STAMBERG: I'm not being insulting, I just mean it's such an intriguing, sometime old-fashioned sound.

Mr. SPOTTISWOODE: I'd like to think some of it actually sounds pleasing to listen to, but all the songs, the band, the producer, we serve the song, so if it makes sense for the narrative of the story, then you know, we'll put in a bathtub, we'll put it on the beach, anywhere.

STAMBERG: Let's hear another song from this album. You call it "Sailing to Byzantium"

(Soundbite of song, "Sailing to Byzantium")

Mr. SPOTTISWOODE: (Singing) Soldiers are eating caviar from a samovar, don't know who they are. Pheasants and capers, Turkish delights, women dressed in white on a moonlit night.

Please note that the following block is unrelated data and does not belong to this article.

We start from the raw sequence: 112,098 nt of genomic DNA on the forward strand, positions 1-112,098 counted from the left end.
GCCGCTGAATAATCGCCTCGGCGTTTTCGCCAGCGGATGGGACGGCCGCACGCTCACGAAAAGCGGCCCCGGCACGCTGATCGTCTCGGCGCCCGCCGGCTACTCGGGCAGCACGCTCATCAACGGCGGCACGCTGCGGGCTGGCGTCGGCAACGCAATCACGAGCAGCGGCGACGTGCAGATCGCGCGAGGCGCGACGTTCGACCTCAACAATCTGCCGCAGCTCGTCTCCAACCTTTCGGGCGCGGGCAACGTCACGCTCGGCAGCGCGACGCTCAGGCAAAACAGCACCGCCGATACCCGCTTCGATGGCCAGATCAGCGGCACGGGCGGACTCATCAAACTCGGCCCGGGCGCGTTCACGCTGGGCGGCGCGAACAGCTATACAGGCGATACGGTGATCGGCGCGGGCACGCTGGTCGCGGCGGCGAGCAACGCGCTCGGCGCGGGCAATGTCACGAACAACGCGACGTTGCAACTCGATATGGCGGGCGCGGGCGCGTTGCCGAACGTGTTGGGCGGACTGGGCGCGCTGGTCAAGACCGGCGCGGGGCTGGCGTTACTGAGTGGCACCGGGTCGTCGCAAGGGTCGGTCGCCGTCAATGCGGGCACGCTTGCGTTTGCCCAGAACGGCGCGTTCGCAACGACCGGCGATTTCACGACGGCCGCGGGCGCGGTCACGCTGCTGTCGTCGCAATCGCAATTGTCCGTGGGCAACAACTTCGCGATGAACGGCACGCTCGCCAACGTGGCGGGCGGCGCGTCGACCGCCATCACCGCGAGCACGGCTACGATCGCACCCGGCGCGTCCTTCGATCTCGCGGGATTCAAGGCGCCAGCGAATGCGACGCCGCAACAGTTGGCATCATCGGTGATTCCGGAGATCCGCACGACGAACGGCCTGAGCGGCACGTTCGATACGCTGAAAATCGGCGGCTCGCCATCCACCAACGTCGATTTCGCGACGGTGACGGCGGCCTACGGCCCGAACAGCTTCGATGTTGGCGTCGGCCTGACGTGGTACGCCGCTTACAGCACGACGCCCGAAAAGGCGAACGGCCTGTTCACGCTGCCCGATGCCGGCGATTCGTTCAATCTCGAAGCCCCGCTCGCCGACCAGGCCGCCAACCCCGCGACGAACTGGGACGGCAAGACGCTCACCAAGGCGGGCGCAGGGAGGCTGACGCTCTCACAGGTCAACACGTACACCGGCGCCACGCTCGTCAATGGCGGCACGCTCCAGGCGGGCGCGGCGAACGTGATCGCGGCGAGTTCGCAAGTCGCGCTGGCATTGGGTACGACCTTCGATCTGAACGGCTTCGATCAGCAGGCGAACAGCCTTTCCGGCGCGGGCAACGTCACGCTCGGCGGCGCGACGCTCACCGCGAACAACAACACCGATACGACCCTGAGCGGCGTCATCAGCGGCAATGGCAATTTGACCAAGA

STAMBERG: This is a dying soldier's dream, and you're imagining him as a participant in a major World War I battle.

Mr. SPOTTISWOODE: Sometimes when you write a song, you only figure out what it's about as it, you know, when you're three-quarters of the way through it. The last verse, I realized, you know, that it was from the perspective of a soldier who was dying, and so then I imagine he's lying on the fields of Passiondale, dying, and these are memories coming back to him as he's about to die.

STAMBERG: And the writing, flowers are blooming and so are the dead, and pharaohs of blood through fading eyes.

Mr. SPOTTISWOODE: My grandfather fought in the First World War, and he got a bullet through his bayonet, a bullet through his helmet, but he survived, luckily.

(Soundbite of laughter)

(Soundbite of song, "Sailing to Byzantium")

Mr. SPOTTISWOODE: (Singing) Flowers are blooming and so are the dead. Meadows are red in paradise. Steeples and scarecrows and wheels in the mud, pharaohs of blood through fading eyes.

STAMBERG: Did it ever occur to you, Mr. Spottiswoode, to have chosen maybe an easier path? You were talking about how tough it is. Or do you feel you are, for all the rough spots, living the dream?